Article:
Interpol issues 'red notice' for Red Bull scion over hit-and-run

Interpol issues 'red notice' for Red Bull scion over hit-and-run

In this file photo taken on Sept 3, 2012, police officers look at a Ferrari that was allegedly involved in a hit-and-run accident during their investigation at Thong Lor police station in Bangkok. (AFP photo)
In this file photo taken on Sept 3, 2012, police officers look at a Ferrari that was allegedly involved in a hit-and-run accident during their investigation at Thong Lor police station in Bangkok. (AFP photo)

Interpol has issued a "red notice" to arrest the fugitive Thai inheritor of the Red Bull billions for his role in a fatal hit-and-run, police said Sunday.

The move by the international police organisation is the latest in the years-long saga surrounding Vorayuth "Boss" Yoovidhya who crashed his Ferrari in 2012, killing Pol Snr Sgt Maj Wichian Klanprasert.

The charges against Mr Vorayuth, who is the grandson of Red Bull's co-founder, were dropped in July -- sparking public outrage from Thais who saw it as an example of impunity enjoyed by the kingdom's elite.

It spurred probes by various government agencies, including the Attorney General's Office which last month announced fresh charges against Mr Vorayuth of reckless driving causing death and cocaine use.

National police deputy spokesman Pol Col Krissana Pattanacharoen confirmed Sunday a red notice -- Interpol's most urgent alert -- was issued earlier this week.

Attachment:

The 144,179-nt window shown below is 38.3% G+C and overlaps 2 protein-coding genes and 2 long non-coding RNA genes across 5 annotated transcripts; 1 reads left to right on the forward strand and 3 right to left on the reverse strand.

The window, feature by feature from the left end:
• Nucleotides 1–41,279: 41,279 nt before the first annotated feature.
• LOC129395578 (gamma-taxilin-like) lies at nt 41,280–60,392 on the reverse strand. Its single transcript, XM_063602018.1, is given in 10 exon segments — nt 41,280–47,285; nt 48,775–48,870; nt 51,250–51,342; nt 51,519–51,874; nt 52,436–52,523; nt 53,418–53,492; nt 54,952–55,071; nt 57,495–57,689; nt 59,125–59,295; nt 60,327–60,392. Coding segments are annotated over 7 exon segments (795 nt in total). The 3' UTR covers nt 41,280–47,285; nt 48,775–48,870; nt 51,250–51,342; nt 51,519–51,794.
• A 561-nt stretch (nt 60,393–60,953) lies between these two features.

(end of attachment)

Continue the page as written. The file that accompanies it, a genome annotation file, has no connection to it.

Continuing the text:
"After we received the confirmation, we then passed our request to 194 member countries asking for assistance from them," he told AFP.

"We have to do whatever it takes to... ultimately bring him back to the country because it is a serious crime."

A red notice for Mr Vorayuth had not been published on the Interpol website as of Sunday afternoon.

The fugitive scion fled the country back in 2017 on a private jet.

After charges against him were dropped in July, a probe conducted by Premier Prayut Chan-o-cha's office concluded the entire investigation had been "compromised".

The public outcry over Mr Vorayuth came at a particularly tense period for the government, coinciding with near-daily protests across Thailand led by pro-democracy student leaders calling for Gen Prayut's resignation.

Protesters have carried cardboard cut-outs of Red Bull's logo to symbolise their anger at the military-aligned government, which enjoys close alliances with the kingdom's billionaire families.

The clan of Red Bull co-founder Chaleo Yoovidhya is Thailand's second richest, boasting a fortune estimated at $20.2 billion according to Forbes.

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